Deutsche Bank sinks after announcing 7,000 job cuts ahead of its contentious annual meeting

Deutsche Bank fell as much as 5% in early trading Thursday after the firm said it would cut its global headcount by 7,000.

CEO Christian Sewing, who took over Germany’s largest lender in April, told staff "we must concentrate on what we truly do well."

He also said the bank would cut its equities sales and trading headcount by 25% and its investment bank leverage exposure by 10%. The global headcount cut is less than the expected 10,000 reported by the Wall Street Journal on Wednesday, but still a 7% reduction.

"We remain committed to our Corporate & Investment Bank and our international presence - we are unwavering in that," Sewing said in a statement ahead of Deutsche Bank’s annual meeting on Thursday.

Paul Achleitner, chairman of the bank's supervisory board, could be ousted by angry shareholders at the meeting. He faces a vote of no confidence from investors who would like to see him exit the embattled bank where he has worked since 2012.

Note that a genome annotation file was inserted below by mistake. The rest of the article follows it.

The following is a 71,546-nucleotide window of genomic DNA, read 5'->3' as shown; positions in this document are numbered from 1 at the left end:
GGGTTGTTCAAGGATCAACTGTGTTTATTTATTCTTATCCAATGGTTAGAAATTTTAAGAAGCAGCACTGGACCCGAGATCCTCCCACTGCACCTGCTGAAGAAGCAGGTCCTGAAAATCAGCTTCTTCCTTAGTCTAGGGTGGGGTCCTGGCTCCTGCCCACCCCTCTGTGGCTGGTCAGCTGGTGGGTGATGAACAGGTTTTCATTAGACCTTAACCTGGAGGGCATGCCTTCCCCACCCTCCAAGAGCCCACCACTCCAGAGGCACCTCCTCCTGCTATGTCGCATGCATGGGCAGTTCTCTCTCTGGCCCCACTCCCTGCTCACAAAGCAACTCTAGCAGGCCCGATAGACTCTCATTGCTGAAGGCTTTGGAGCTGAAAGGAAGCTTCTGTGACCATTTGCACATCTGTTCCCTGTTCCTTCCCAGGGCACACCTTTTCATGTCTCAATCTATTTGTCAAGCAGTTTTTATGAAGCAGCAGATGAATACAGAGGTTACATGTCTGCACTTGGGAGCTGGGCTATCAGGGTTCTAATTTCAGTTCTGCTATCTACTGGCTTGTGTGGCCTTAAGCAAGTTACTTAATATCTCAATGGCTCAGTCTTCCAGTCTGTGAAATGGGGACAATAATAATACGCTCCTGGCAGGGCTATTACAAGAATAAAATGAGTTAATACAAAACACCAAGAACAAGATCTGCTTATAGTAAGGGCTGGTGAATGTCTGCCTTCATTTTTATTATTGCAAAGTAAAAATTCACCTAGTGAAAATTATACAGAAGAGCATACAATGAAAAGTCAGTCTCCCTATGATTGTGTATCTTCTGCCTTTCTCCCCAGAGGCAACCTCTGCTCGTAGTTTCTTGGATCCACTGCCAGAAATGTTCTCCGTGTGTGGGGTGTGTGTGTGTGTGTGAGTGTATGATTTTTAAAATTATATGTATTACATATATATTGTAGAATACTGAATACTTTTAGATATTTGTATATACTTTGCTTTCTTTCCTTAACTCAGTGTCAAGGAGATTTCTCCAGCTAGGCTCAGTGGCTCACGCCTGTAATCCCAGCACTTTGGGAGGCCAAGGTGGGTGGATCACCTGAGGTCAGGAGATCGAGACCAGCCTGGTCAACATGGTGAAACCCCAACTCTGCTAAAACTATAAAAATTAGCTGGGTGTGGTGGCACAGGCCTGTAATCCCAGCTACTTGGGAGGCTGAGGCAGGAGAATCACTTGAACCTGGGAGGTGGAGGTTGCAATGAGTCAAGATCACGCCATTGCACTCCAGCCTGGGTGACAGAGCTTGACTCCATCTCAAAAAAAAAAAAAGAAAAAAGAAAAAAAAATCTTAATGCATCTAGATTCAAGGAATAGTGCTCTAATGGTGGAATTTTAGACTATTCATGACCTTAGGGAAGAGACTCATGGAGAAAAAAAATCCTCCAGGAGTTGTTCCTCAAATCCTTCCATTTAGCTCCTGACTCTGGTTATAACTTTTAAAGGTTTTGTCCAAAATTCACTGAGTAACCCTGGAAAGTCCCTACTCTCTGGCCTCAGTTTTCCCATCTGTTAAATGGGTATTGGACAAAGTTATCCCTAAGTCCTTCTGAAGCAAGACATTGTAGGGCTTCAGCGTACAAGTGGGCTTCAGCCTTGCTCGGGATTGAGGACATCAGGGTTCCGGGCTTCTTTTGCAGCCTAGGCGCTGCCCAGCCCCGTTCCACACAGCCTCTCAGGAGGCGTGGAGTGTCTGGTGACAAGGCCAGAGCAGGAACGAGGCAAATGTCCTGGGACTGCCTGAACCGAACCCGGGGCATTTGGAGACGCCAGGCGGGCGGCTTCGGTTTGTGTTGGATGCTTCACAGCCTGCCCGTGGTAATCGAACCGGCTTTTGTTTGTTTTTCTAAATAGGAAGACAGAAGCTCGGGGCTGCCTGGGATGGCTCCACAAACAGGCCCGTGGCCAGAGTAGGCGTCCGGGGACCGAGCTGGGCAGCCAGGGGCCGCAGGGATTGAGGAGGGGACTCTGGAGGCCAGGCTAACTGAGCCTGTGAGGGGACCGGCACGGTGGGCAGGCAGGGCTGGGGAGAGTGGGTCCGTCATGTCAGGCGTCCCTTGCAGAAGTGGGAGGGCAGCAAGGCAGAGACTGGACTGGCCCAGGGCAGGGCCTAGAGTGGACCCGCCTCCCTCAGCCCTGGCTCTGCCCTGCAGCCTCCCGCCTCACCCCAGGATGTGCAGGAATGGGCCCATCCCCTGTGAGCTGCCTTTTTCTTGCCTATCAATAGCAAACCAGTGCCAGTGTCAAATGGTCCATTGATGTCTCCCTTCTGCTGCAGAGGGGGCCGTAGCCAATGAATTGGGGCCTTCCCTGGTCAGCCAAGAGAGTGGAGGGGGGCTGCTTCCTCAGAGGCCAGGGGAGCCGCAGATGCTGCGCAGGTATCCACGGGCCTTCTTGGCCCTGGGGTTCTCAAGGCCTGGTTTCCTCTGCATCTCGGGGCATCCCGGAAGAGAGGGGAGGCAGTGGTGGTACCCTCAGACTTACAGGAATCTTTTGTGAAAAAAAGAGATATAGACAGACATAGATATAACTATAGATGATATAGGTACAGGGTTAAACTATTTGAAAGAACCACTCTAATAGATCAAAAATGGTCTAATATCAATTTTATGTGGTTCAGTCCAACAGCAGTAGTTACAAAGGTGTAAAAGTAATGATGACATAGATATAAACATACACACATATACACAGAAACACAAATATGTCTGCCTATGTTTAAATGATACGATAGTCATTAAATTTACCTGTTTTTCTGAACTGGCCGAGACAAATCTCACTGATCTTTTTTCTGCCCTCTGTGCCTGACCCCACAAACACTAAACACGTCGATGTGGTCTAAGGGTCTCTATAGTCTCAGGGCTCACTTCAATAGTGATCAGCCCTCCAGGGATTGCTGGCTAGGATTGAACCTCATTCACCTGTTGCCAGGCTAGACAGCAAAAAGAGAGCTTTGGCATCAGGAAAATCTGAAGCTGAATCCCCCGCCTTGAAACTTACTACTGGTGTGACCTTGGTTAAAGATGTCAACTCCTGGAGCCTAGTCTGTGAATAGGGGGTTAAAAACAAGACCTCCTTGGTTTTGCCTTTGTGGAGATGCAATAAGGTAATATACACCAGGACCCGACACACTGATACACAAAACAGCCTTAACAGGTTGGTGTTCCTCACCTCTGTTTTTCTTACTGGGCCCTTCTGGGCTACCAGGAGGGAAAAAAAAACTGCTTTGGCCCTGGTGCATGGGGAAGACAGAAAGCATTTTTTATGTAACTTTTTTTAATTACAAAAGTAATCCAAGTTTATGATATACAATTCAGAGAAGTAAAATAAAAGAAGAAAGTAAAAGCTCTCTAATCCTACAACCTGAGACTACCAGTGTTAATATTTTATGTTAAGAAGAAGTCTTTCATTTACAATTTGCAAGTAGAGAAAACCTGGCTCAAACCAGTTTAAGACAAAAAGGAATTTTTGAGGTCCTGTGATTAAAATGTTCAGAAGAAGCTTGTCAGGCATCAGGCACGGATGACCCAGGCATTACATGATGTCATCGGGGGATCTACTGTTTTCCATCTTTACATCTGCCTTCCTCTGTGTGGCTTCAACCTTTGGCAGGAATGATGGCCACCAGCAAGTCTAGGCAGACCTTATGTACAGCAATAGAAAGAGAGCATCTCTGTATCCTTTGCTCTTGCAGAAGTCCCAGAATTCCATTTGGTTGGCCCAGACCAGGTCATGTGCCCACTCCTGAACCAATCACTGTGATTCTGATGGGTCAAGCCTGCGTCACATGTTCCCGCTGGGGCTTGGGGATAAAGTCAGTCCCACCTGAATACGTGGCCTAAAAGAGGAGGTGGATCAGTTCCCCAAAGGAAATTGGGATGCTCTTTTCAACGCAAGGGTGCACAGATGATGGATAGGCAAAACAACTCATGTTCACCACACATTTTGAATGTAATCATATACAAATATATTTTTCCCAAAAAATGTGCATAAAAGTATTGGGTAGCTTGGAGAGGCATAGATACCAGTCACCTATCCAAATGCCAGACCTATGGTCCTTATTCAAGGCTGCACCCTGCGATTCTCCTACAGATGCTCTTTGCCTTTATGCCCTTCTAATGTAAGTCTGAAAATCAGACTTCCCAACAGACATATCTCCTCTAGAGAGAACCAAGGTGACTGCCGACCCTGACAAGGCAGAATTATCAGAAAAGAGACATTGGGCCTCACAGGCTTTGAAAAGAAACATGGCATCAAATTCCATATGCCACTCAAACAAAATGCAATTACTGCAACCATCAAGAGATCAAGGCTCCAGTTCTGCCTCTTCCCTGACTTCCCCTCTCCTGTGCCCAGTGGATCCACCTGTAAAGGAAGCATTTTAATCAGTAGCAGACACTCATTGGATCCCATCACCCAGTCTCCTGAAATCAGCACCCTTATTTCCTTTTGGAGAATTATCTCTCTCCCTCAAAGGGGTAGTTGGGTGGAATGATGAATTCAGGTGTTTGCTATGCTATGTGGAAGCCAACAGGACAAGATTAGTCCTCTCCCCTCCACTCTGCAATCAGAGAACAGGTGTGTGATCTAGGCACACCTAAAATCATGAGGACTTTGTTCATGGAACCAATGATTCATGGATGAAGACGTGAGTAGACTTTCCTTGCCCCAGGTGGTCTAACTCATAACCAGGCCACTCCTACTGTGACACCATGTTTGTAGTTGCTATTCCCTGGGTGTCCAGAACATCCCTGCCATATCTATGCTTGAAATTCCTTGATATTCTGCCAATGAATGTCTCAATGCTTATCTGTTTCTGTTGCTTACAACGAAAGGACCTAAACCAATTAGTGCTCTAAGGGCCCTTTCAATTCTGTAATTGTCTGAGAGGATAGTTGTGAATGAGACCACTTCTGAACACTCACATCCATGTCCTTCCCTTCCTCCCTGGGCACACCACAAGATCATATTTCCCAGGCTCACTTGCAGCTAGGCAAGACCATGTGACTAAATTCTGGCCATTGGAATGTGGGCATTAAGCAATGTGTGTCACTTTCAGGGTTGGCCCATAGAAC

The first investors to speak at the meeting proposed that Achleitner be removed from chairing the meeting. As shouts from angry shareholders filled the hall, the Guardian reported, Deutsche Bank suspended its live feed of the meeting.

Shares of the Deutsche Bank are set to open at a 52-week low of $12.28, about 10% above their all-time low of $11.01 set back in September 2017. The stock has declined by 34% so far in 2018.

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